Palestinians return to maintain culture Village beckons to those in U.S.

August 26, 1993|By Doug Struck | Doug Struck,Jerusalem Bureau

TURMUS AIYA, Israeli-Occupied West Bank -- This summer, 40 couples were married in just two months in this small Palestinian village. Most ceremonies were in a rush, so the new couples could return to America.

More than half of the 5,000 people of Turmus Aiya live in North America or South America, mostly in the United States. "It does get real quiet around here in the winter after everyone leaves," acknowledges one of the villagers who stays year-round.

Each summer they flock back to Turmus Aiya for visits, to find a hometown spouse, or to deposit their children with relatives, so the youngsters can stay to go to school.

"I want my children to have their language, their culture, their religion. I want them to know they are Palestinians even if they are living in America," said Raid Jabber, whose six children are staying in the village this year while he returns to their home in Passaic, N.J.

Mr. Jabber's family is typical here and in other West Bank towns where there has been a steady exodus abroad. Places such as Ramallah, Beit Jala and Bethlehem all boast more natives living in the United States, Canada or South America than at home.

Palestinians trade on their extended family ties, and their tradition of helping each other, to build a chain of immigration. They leave the West Bank to make money, to get a good university education, or to escape the difficulties of living under Israeli occupation.

But what makes this different from other immigrant stories is that it is not a one-way trip. The Palestinians are determined to return to the West Bank even after decades abroad.

Turmus Aiya, a village whose main industries are olive trees, a few patches of wheat and scattered flocks of goats, is experiencing a building boom. The town bustles with the construction of multi-story, luxurious homes, costing between $50,000 and $200,000 each.

"This one is being built by someone in New York. The owners of that house are in Chicago," said Mr. Jabber's brother, Bassim, 33, on a stroll through town.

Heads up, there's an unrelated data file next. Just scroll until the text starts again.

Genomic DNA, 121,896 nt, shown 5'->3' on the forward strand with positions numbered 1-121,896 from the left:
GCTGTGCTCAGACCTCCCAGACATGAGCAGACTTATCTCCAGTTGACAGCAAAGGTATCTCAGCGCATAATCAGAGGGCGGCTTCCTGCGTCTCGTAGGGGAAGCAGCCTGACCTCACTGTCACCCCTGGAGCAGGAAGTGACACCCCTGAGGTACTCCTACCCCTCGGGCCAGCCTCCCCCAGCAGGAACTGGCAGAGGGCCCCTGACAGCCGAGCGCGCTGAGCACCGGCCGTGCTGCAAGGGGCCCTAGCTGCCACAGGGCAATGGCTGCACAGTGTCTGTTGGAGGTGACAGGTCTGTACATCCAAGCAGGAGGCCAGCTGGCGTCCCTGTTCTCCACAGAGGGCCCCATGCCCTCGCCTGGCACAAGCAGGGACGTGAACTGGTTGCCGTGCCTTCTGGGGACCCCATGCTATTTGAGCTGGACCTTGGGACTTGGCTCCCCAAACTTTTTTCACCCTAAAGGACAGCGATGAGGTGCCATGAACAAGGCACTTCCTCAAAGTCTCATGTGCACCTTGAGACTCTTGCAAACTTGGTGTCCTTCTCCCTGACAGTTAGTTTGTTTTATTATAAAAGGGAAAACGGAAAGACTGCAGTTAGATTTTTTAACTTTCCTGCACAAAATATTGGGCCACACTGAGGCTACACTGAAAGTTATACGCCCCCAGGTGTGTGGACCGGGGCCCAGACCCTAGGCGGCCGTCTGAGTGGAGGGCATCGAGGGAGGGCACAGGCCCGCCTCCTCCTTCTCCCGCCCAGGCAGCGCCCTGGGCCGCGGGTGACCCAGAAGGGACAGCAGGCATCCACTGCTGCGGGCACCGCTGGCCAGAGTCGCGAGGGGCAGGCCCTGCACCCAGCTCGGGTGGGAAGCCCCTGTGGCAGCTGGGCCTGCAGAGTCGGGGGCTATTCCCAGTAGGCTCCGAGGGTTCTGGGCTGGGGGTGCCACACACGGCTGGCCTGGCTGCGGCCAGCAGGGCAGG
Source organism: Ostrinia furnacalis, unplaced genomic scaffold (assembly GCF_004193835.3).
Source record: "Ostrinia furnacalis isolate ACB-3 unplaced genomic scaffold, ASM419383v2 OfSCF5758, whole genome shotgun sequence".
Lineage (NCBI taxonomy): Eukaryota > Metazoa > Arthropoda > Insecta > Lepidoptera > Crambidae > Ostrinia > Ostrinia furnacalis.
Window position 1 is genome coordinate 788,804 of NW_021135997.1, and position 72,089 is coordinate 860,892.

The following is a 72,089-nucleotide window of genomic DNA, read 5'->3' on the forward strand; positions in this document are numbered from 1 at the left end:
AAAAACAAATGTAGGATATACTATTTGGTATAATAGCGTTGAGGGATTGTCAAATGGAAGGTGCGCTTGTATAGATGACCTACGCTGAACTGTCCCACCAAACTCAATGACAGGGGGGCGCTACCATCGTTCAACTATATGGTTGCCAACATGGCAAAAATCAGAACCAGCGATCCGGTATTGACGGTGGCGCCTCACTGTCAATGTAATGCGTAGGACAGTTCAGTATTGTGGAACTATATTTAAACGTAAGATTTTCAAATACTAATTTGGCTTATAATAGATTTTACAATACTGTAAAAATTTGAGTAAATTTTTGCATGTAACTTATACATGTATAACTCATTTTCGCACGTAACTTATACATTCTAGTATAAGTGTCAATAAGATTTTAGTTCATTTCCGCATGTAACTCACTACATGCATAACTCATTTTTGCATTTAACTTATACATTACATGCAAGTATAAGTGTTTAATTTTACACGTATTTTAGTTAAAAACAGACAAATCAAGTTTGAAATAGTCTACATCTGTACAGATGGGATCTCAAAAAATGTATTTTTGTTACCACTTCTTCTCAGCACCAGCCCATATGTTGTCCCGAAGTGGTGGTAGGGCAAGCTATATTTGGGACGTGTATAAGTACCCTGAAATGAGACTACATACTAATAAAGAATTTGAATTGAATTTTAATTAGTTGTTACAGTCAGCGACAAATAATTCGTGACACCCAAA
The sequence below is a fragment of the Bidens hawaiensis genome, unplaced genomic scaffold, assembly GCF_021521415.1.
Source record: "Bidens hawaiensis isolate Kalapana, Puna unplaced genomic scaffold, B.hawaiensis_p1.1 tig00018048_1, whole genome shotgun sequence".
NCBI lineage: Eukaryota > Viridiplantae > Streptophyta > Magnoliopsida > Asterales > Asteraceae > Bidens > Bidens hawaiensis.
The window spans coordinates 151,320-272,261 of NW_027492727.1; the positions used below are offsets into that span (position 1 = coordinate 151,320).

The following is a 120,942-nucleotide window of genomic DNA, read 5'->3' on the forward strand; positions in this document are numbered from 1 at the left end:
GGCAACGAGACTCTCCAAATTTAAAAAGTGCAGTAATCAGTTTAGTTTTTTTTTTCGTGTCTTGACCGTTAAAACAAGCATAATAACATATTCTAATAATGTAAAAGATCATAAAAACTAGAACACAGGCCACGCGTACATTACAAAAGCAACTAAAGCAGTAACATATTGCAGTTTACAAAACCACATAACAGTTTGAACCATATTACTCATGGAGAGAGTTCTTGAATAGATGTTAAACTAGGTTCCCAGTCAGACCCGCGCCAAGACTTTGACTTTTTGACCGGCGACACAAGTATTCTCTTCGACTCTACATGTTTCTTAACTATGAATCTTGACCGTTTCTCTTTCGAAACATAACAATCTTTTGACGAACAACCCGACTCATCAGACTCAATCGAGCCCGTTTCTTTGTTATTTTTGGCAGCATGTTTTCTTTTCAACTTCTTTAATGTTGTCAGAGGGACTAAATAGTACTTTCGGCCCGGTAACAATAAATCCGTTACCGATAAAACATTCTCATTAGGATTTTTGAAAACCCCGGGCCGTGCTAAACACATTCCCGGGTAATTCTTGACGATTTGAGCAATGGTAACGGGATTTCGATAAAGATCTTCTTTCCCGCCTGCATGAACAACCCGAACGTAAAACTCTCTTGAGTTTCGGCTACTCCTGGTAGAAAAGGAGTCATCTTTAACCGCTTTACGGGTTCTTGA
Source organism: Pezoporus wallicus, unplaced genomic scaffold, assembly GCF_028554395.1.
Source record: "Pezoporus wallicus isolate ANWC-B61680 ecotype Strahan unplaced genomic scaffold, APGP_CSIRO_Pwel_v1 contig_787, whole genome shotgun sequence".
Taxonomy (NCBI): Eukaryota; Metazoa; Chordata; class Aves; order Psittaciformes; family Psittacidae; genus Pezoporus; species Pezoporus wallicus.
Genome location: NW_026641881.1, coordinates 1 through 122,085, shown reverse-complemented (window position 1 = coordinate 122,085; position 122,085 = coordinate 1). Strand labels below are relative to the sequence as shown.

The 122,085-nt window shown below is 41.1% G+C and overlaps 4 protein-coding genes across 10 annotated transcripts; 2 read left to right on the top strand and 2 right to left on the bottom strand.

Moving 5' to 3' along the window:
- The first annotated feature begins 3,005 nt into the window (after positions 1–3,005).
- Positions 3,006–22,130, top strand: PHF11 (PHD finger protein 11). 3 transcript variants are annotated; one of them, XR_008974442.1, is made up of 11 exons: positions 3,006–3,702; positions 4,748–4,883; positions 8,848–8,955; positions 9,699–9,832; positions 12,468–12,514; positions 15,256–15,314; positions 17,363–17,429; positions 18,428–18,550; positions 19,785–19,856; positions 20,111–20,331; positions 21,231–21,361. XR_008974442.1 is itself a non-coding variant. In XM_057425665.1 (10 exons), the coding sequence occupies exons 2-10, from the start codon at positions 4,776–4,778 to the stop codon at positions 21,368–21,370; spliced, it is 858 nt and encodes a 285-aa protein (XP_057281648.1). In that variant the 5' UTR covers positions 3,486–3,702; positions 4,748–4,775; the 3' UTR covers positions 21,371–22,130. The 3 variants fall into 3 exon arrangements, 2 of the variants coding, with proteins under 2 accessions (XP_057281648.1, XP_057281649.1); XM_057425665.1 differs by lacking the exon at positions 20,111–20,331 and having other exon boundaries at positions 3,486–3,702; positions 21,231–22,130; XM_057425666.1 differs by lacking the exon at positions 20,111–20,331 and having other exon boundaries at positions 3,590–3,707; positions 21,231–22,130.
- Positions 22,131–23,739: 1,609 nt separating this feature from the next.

He ticks off the location of the owners of each new house in what seems like a geography lesson of the United States. Bassim Jabber himself has lived Paterson, N.J., for 13 years, but he is back for a two-month visit.

The father of the Jabber family, Jamal Jabber, 63, is the "mukhtar," or village elder, of Turmus Aiya. He is a vigorous promoter of the village, but even he has gone to the United States often enough to secure a "green card," enabling permanent residence, and he says the rest of his 15 sons and daughters will probably follow the seven already there.

"I encourage them to go, and work, and then come back and build their house here," he said. "They don't go for good. In the end they come back."

Part of this is due to the peculiarly strong sentiment Palestinians have for their homeland, despite their increasing dispersion since the first Arab-Israeli war in 1948.

Part of it is politics: "If everybody leaves, it will be easier for the Israelis to take over the land," said a precocious 10-year-old Walid Rabie, who is staying in the village this year as his father returns to Brooklyn, N.Y.

And part of it is rejection of the values of their temporary domiciles.

"I don't want them to grow up like American kids," said Raid Jabber. "I want my children to stay here and live a couple years. I want them to know our customs, our religion."

It is not just the American proclivity for sex, drugs, rock 'n' roll that bothers Palestinian parents. They want their children to keep traditions such as obedience to elders and the Muslim religion. Many send the children back to the village for school in their young, impressionable years.

For much the same reasons, many of the young men and women living abroad reject assimilation by marriage. They return to the West Bank each summer to find a Palestinian spouse and then return to the United States alone to begin the paperwork needed for their spouse to join them.

"Here is a lot better, a lot quieter," said Iad Abdulla, a 19-year-old married in Turmus Aiya this summer. But he will return to his job selling bedspreads and sheets in the Bronx.

"There we can work," he said of New York. "I will work so many years, and then come back and send my sons over. This is what my father did. This is what I will do."

The patterns of this long-term commuting is affected by the ups and downs of Palestinian-Israeli relations.

Walid Rabie, a history teacher in Turmus Aiya and author of a book on Palestinian immigration, said parents living abroad quickly retrieved their children from the West Bank after the outbreak of the Palestinian uprising, or intifada, in 1987.

But that soon reversed. The intifada created an optimism among Palestinians that a solution with the Israelis would come soon, and families made plans to return.

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